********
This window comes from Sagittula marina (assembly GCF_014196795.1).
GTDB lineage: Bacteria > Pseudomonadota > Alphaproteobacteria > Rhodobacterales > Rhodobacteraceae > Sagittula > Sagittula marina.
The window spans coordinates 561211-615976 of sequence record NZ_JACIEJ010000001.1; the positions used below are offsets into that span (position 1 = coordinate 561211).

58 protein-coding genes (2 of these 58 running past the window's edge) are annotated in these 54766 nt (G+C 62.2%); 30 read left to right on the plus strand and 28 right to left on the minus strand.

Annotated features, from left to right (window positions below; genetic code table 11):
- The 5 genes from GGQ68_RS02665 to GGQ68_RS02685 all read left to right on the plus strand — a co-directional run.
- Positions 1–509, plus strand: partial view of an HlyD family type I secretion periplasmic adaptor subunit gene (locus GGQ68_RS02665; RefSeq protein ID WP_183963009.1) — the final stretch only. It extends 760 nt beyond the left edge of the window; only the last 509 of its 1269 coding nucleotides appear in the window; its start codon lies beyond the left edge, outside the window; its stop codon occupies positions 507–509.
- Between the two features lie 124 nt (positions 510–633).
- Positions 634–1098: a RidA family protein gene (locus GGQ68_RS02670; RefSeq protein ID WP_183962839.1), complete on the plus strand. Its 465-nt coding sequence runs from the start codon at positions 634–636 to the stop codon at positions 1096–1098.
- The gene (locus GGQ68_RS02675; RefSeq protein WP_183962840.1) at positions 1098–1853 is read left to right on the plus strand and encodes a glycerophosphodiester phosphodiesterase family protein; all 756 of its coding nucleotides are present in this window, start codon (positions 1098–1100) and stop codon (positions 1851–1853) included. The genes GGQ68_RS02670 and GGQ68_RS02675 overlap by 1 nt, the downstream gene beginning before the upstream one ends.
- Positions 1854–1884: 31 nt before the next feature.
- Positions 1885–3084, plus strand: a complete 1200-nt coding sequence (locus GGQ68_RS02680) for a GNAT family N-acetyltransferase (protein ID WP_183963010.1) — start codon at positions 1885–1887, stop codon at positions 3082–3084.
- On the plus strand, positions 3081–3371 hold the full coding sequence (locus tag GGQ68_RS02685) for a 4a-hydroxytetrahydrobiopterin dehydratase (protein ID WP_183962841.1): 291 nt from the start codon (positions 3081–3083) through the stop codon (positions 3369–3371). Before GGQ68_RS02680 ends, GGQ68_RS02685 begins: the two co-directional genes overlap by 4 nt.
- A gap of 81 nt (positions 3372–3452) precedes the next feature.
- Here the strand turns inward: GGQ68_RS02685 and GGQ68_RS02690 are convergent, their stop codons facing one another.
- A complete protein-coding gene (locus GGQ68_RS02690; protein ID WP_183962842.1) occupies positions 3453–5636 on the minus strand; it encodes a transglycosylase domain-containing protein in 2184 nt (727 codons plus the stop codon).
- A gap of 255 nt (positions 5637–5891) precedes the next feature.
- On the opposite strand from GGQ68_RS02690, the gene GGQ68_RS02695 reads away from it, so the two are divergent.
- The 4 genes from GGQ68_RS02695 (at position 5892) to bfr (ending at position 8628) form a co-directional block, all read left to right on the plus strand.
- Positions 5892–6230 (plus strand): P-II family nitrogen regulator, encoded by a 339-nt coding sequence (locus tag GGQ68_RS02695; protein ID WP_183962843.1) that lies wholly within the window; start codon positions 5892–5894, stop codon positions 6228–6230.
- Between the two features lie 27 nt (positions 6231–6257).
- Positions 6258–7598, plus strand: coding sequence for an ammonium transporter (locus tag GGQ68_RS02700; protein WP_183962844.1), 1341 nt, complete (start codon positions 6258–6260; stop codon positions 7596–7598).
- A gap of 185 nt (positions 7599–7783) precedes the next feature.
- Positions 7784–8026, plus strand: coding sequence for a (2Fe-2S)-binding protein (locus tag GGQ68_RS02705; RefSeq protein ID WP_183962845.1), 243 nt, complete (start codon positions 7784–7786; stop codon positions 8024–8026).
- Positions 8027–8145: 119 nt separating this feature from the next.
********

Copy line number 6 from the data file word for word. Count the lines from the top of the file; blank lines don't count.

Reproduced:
- The 5 genes from GGQ68_RS02665 to GGQ68_RS02685 all read left to right on the plus strand — a co-directional run.